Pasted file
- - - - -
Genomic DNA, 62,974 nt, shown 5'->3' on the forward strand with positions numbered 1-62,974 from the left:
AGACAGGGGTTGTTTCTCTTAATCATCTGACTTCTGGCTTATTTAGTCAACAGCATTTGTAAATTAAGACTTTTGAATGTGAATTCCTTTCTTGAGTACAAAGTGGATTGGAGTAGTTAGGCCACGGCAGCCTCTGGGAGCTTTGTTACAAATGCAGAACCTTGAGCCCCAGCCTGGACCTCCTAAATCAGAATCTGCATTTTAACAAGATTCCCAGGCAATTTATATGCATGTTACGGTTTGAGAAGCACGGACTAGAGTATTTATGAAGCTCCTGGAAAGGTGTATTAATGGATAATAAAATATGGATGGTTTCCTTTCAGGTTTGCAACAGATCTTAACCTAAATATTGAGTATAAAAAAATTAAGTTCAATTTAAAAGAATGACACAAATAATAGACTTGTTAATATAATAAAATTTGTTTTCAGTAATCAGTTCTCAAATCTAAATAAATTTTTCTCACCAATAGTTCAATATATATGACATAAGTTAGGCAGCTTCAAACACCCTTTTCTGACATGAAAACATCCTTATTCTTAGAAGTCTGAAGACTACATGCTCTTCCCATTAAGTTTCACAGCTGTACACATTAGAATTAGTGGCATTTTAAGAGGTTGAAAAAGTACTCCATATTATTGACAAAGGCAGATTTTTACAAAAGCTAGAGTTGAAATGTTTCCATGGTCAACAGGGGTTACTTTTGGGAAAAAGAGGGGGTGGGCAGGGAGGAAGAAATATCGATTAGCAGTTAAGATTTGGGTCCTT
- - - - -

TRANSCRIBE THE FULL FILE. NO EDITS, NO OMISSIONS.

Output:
Genomic DNA, 62,974 nt, shown 5'->3' on the forward strand with positions numbered 1-62,974 from the left:
AGACAGGGGTTGTTTCTCTTAATCATCTGACTTCTGGCTTATTTAGTCAACAGCATTTGTAAATTAAGACTTTTGAATGTGAATTCCTTTCTTGAGTACAAAGTGGATTGGAGTAGTTAGGCCACGGCAGCCTCTGGGAGCTTTGTTACAAATGCAGAACCTTGAGCCCCAGCCTGGACCTCCTAAATCAGAATCTGCATTTTAACAAGATTCCCAGGCAATTTATATGCATGTTACGGTTTGAGAAGCACGGACTAGAGTATTTATGAAGCTCCTGGAAAGGTGTATTAATGGATAATAAAATATGGATGGTTTCCTTTCAGGTTTGCAACAGATCTTAACCTAAATATTGAGTATAAAAAAATTAAGTTCAATTTAAAAGAATGACACAAATAATAGACTTGTTAATATAATAAAATTTGTTTTCAGTAATCAGTTCTCAAATCTAAATAAATTTTTCTCACCAATAGTTCAATATATATGACATAAGTTAGGCAGCTTCAAACACCCTTTTCTGACATGAAAACATCCTTATTCTTAGAAGTCTGAAGACTACATGCTCTTCCCATTAAGTTTCACAGCTGTACACATTAGAATTAGTGGCATTTTAAGAGGTTGAAAAAGTACTCCATATTATTGACAAAGGCAGATTTTTACAAAAGCTAGAGTTGAAATGTTTCCATGGTCAACAGGGGTTACTTTTGGGAAAAAGAGGGGGTGGGCAGGGAGGAAGAAATATCGATTAGCAGTTAAGATTTGGGTCCTT